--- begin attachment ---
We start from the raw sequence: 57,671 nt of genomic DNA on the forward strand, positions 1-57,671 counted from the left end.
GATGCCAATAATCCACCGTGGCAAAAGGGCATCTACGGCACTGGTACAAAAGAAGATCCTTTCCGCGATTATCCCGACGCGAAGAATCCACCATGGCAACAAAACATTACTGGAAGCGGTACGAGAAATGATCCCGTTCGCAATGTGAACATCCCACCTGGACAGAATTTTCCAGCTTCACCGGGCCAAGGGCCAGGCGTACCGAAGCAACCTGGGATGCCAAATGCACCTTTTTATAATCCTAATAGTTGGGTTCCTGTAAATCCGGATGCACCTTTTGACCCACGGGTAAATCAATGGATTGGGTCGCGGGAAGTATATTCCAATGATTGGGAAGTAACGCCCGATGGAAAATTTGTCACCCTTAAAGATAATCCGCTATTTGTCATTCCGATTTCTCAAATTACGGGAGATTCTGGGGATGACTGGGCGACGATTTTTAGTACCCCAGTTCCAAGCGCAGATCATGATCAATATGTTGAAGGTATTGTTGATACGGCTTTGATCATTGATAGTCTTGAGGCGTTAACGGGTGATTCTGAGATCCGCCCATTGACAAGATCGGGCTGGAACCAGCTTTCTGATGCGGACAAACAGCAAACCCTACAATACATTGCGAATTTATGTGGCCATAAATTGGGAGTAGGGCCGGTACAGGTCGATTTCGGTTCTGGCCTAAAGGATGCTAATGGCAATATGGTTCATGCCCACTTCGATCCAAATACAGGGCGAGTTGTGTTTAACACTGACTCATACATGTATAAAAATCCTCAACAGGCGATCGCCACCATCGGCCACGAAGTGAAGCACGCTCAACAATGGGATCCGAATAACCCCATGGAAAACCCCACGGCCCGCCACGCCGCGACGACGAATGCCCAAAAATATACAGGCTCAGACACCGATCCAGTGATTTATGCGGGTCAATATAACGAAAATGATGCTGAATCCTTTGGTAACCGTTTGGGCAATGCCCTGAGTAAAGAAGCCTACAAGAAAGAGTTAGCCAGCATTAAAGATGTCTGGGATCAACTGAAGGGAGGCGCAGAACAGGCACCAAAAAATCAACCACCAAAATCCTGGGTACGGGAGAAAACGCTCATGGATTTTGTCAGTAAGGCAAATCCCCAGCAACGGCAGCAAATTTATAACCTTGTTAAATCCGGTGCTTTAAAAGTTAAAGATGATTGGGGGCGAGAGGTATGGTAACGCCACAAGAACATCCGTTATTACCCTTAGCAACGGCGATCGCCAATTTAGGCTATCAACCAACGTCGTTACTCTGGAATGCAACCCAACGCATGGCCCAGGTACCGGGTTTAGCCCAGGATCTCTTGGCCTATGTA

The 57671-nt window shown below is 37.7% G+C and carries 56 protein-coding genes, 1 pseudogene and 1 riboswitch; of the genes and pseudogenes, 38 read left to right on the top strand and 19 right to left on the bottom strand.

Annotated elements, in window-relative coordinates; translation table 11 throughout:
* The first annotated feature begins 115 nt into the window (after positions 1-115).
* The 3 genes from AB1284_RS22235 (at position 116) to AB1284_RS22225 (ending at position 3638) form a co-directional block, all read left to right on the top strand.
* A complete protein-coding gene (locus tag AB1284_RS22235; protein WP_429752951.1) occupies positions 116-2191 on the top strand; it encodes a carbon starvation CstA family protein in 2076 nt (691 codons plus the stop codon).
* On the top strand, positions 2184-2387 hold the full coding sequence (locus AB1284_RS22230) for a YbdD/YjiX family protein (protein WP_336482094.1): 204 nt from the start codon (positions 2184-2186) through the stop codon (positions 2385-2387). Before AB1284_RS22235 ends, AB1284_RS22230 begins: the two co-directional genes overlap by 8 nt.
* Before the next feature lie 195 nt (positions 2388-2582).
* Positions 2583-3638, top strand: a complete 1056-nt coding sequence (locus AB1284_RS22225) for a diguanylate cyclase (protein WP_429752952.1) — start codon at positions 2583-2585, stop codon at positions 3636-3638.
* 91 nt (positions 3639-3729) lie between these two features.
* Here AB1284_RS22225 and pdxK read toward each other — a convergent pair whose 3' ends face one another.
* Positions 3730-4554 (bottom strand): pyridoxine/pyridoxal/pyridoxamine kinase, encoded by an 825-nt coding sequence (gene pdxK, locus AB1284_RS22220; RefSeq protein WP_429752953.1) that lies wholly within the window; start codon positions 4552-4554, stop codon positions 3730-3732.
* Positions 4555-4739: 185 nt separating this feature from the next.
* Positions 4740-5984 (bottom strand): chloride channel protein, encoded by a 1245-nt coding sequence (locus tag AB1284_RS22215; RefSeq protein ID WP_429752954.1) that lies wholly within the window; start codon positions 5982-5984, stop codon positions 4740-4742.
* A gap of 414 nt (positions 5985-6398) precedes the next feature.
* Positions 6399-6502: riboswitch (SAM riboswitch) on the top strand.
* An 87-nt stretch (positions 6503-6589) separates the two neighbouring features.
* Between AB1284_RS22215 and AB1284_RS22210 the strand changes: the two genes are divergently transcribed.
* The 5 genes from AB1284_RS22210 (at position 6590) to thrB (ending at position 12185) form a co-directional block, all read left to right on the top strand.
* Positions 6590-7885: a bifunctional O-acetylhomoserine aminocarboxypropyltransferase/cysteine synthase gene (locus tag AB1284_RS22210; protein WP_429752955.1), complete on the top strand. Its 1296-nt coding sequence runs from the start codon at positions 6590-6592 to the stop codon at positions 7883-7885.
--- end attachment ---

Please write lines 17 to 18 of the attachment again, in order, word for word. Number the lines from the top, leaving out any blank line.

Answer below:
* Positions 6399-6502: riboswitch (SAM riboswitch) on the top strand.
* An 87-nt stretch (positions 6503-6589) separates the two neighbouring features.